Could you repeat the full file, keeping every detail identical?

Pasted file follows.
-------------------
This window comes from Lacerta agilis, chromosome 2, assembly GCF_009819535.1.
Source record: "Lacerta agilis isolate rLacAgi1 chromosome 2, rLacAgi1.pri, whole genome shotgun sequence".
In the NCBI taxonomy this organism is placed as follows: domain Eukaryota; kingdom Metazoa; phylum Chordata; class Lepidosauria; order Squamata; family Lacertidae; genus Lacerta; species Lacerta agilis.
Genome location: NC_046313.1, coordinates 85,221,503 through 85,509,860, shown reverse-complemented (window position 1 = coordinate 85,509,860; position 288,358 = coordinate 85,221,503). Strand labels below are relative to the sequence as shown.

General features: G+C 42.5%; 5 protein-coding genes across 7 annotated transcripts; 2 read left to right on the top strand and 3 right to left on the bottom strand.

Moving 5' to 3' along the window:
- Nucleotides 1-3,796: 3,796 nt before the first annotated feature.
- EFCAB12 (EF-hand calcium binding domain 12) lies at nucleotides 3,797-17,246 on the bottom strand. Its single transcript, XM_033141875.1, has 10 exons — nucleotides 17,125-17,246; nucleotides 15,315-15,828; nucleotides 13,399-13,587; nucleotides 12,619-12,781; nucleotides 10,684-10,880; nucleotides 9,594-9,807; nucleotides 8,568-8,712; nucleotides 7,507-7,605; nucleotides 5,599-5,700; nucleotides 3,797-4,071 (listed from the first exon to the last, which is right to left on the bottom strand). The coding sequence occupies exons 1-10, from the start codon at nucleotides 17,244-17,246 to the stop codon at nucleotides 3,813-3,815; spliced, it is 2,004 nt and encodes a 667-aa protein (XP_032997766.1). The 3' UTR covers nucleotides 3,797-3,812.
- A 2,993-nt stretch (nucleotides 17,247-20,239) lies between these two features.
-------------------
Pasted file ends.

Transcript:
This window comes from Lacerta agilis, chromosome 2, assembly GCF_009819535.1.
Source record: "Lacerta agilis isolate rLacAgi1 chromosome 2, rLacAgi1.pri, whole genome shotgun sequence".
In the NCBI taxonomy this organism is placed as follows: domain Eukaryota; kingdom Metazoa; phylum Chordata; class Lepidosauria; order Squamata; family Lacertidae; genus Lacerta; species Lacerta agilis.
Genome location: NC_046313.1, coordinates 85,221,503 through 85,509,860, shown reverse-complemented (window position 1 = coordinate 85,509,860; position 288,358 = coordinate 85,221,503). Strand labels below are relative to the sequence as shown.

General features: G+C 42.5%; 5 protein-coding genes across 7 annotated transcripts; 2 read left to right on the top strand and 3 right to left on the bottom strand.

Moving 5' to 3' along the window:
- Nucleotides 1-3,796: 3,796 nt before the first annotated feature.
- EFCAB12 (EF-hand calcium binding domain 12) lies at nucleotides 3,797-17,246 on the bottom strand. Its single transcript, XM_033141875.1, has 10 exons — nucleotides 17,125-17,246; nucleotides 15,315-15,828; nucleotides 13,399-13,587; nucleotides 12,619-12,781; nucleotides 10,684-10,880; nucleotides 9,594-9,807; nucleotides 8,568-8,712; nucleotides 7,507-7,605; nucleotides 5,599-5,700; nucleotides 3,797-4,071 (listed from the first exon to the last, which is right to left on the bottom strand). The coding sequence occupies exons 1-10, from the start codon at nucleotides 17,244-17,246 to the stop codon at nucleotides 3,813-3,815; spliced, it is 2,004 nt and encodes a 667-aa protein (XP_032997766.1). The 3' UTR covers nucleotides 3,797-3,812.
- A 2,993-nt stretch (nucleotides 17,247-20,239) lies between these two features.